Power sharing, history and genocide ideology – Rwandan key stakeholders meet to discuss

4 ao√Ľt, 2008

Two key conferences of stakeholders in July and August 2008 were organized by Interpeace and its local Rwandan partner IRDP (Institute of Research and Dialogue for Peace). The events marked the completion of IRDPs and Interpeace’s third phase in the Rwanda programme.

Over 200 influential representatives from different segments of Rwandan society attended these National Group Meetings. Parliamentarians, educators, religious leaders, civil society and government officials, as well as organizers of debate fora at district and provincial level and representatives from the diaspora actively participated.

At the July meeting, IRDP presented its research videos on the issue of power-sharing and the problem of arbitrary decision-making by political leaders. It was found that there was a desire for the electoral process and the appointment of magistrates to be more transparent. IRDP also outlined its concept for the next phase of work which is due to begin in 2009. It seeks, amongst other things, to involve the Rwandan diaspora more closely.   As part of the meeting, a pupils’ group from one of the school dialogue clubs performed a play related to the themes of democracy and peace. The school dialogue clubs were set up after the second programme phase to promote awareness and discussion about conflict and peace amongst Rwanda’s youth.  Inaugurated by Scott Weber, Director-General of Interpeace, the second National Group meeting revolved around the remaining themes:

  • The controversial period from 1946-1962
  • The negation of the genocide both inside and outside Rwanda
  • The creation of employment in the context of poverty reduction.

Members of Interpeace’s local partners in Burundi and the Somalia region also took part in the discussion and presented their considerations in the closing speeches. Their attendance created a valuable opportunity for cross-team sharing and learning. IRDP’s research found that the scientific studies conducted on the 1946-62 period need to be integrated into school curricula, as conflict over land still remains a serious problem today. Also, a law defining and condemning the crime of Genocide negationism should be passed. The Rwandan education system, meanwhile, requires a reform encouraging qualifications in fields for which there is a high demand.  The National Group recommended IRDP to concentrate its future efforts on the factors that threaten social cohesion, such as the spreading of the genocide ideology, the widening gap between the wealthy and the poor and on ways to improve peoples’ participation in the political decision-making process.  Based on this new mandate, IRDP and Interpeace are currently formulating a strategy and plan of action for the next phase of the programme.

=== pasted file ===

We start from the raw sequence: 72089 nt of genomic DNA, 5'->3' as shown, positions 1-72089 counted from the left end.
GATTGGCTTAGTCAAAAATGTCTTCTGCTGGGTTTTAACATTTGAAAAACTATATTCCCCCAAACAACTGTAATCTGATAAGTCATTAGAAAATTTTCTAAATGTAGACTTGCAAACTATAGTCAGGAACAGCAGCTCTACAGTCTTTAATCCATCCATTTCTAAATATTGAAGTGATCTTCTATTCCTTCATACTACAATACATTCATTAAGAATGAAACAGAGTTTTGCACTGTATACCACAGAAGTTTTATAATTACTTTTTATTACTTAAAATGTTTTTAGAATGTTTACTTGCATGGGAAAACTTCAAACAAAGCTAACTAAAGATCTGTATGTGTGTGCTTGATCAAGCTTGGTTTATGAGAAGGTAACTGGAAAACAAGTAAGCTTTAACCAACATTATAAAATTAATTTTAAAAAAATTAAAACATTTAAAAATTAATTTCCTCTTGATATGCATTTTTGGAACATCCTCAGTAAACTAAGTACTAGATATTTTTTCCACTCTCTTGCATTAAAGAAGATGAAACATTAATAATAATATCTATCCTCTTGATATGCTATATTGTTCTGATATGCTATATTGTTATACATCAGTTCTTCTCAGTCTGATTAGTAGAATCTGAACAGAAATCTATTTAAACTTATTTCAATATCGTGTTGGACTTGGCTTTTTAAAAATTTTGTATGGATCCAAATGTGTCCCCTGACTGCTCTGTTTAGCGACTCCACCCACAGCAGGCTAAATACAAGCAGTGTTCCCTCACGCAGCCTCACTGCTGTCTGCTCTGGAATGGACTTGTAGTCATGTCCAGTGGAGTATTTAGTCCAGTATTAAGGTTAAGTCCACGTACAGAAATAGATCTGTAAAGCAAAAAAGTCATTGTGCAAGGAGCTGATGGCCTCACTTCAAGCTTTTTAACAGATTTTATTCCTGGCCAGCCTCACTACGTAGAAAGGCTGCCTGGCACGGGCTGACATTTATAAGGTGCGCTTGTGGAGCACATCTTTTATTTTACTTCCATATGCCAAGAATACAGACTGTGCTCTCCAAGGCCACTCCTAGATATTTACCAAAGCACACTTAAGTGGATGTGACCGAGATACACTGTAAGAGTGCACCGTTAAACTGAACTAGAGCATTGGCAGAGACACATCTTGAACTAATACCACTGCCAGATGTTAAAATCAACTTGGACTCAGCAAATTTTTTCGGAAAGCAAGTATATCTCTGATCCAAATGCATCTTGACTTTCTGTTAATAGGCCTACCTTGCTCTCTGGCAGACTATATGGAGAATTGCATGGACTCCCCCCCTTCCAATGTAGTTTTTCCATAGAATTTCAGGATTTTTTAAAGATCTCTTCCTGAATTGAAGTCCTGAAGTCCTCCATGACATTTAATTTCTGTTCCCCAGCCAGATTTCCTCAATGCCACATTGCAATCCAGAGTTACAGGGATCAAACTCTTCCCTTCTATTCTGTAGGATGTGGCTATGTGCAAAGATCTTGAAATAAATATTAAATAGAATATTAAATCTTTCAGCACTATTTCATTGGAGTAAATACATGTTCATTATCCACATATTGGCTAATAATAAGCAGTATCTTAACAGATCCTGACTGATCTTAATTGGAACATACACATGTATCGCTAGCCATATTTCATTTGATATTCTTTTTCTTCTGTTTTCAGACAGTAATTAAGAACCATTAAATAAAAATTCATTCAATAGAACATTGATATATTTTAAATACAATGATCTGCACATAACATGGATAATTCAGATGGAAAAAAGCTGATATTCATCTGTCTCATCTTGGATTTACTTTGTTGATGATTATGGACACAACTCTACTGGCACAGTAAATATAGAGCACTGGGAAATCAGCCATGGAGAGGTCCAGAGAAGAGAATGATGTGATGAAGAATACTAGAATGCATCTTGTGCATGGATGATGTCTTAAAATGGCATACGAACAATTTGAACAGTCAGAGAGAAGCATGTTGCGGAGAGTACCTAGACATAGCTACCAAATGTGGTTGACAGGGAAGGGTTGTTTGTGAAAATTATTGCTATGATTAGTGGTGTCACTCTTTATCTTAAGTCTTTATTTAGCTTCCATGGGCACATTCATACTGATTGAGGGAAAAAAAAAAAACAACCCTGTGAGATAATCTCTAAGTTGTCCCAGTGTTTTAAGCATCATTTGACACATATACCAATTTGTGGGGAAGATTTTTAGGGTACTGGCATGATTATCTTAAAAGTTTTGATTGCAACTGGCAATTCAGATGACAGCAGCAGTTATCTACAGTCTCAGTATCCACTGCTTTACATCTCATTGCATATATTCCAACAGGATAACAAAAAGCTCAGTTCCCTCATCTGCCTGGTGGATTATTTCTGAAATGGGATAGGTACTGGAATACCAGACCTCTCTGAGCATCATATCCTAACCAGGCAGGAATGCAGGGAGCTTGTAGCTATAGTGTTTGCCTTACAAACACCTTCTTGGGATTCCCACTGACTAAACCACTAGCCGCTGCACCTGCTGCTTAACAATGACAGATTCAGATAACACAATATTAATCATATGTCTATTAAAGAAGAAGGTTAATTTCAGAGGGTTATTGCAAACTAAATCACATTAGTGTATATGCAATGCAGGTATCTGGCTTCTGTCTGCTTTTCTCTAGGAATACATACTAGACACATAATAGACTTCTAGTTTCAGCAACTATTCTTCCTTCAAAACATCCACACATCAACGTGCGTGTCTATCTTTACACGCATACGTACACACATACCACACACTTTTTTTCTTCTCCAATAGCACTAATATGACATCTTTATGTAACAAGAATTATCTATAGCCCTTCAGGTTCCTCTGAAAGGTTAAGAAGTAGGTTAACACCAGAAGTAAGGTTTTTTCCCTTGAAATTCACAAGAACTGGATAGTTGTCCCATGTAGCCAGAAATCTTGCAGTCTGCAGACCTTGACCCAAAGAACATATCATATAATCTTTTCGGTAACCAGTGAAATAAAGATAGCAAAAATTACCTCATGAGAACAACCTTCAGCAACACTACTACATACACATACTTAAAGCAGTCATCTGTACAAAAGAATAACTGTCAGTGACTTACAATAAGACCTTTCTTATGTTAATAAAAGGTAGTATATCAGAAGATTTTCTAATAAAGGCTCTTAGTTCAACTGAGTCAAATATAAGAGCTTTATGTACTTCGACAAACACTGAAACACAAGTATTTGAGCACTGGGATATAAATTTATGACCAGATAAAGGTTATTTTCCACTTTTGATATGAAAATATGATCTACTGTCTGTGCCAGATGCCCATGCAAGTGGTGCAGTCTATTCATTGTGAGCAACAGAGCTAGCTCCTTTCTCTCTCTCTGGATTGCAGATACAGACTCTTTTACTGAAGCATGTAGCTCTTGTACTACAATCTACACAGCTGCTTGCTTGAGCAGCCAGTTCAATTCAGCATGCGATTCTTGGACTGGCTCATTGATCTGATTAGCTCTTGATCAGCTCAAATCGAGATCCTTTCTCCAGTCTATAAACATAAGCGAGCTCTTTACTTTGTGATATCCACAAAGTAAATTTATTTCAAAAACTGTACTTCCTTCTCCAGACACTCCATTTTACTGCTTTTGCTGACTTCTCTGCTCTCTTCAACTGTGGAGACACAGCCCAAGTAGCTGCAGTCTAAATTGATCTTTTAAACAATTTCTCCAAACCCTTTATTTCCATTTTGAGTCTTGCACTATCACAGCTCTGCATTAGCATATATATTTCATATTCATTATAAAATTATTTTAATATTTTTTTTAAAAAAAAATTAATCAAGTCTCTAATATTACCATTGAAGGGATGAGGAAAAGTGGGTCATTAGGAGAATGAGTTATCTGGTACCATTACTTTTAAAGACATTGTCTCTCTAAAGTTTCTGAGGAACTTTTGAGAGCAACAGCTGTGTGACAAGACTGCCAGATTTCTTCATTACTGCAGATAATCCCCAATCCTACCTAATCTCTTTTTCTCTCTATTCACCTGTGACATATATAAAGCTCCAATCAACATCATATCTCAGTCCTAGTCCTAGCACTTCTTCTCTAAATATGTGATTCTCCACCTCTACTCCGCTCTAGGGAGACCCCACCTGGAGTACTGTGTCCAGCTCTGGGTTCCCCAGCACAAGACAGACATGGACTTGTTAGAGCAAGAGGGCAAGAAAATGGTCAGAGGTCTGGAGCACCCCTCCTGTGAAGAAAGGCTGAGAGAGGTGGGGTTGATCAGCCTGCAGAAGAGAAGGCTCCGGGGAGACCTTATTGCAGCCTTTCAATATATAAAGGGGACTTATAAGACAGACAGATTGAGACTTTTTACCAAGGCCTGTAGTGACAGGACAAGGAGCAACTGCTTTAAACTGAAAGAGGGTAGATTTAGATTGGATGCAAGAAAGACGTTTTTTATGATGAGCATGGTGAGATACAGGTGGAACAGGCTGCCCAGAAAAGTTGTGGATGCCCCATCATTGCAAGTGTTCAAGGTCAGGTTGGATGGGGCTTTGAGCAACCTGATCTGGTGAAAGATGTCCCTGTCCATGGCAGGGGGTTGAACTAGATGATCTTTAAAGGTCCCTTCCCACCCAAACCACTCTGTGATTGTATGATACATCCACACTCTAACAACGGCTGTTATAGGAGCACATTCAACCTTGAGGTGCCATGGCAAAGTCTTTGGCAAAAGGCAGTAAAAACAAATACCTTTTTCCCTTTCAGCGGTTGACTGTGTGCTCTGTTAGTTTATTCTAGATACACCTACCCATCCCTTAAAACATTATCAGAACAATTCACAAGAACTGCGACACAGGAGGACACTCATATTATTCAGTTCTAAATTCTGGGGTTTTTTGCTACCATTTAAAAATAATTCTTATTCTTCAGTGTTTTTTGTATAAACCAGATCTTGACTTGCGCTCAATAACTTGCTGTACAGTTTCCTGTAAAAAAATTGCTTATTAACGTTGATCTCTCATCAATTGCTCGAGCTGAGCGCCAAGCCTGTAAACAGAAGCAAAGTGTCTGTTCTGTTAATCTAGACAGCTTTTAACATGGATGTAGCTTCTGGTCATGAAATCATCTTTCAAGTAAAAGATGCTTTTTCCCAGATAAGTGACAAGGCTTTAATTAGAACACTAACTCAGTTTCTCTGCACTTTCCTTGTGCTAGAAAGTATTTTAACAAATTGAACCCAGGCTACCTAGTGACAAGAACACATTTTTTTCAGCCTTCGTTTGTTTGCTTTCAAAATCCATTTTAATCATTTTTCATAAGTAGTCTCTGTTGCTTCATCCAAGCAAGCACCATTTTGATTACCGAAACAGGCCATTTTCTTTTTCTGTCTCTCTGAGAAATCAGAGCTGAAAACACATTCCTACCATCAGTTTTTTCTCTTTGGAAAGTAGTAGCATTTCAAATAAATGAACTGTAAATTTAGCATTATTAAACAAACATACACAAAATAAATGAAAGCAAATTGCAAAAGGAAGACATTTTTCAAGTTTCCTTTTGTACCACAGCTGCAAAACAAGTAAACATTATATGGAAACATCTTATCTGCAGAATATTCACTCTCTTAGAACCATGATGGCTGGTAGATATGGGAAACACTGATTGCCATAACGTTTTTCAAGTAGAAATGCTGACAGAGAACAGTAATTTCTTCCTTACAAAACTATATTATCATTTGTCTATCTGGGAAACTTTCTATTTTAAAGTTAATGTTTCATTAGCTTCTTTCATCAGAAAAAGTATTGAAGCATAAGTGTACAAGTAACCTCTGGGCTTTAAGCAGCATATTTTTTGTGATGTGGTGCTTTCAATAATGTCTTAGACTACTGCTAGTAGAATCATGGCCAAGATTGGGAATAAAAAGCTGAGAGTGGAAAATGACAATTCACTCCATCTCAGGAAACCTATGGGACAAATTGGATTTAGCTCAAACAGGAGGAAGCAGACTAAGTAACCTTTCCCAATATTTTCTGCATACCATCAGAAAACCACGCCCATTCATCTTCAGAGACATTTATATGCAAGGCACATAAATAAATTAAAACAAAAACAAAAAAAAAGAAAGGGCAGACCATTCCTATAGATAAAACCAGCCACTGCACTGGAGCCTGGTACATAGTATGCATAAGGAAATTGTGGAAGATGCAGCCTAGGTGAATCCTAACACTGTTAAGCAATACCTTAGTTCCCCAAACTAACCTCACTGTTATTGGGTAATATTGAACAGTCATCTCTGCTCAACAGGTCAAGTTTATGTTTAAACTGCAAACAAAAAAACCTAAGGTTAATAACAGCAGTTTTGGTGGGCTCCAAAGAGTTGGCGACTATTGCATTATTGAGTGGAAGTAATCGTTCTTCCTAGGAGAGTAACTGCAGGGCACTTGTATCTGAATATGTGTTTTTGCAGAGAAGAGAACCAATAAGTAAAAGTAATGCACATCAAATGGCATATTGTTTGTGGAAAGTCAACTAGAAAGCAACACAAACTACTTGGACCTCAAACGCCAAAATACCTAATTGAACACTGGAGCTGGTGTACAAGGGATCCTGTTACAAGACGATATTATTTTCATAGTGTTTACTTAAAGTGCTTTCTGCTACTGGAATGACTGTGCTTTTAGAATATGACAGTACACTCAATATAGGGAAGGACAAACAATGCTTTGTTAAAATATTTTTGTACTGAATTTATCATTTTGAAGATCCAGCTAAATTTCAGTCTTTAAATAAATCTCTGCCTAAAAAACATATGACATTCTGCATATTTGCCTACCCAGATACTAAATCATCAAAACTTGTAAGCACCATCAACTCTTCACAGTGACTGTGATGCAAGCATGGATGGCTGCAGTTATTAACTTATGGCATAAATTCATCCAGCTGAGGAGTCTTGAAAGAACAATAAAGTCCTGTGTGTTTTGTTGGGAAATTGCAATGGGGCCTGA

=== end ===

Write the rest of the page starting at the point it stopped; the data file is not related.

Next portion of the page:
Overall, the meetings confirmed the remarkable results achieved by IRDP over the past seven years. Its programme has so far brought together more than 10’000 Rwandans to examine the events of the 1994 genocide and it is estimated that 10% of the population is aware of the Institute’s work. In addition, various laws and high-level political decisions have been directly influenced by the programme’s findings. As an external evaluation has recently confirmed, IRDP are indeed playing an important role in Rwanda’s efforts to strengthen societal cohesion, improve governance and to overcome its sad past.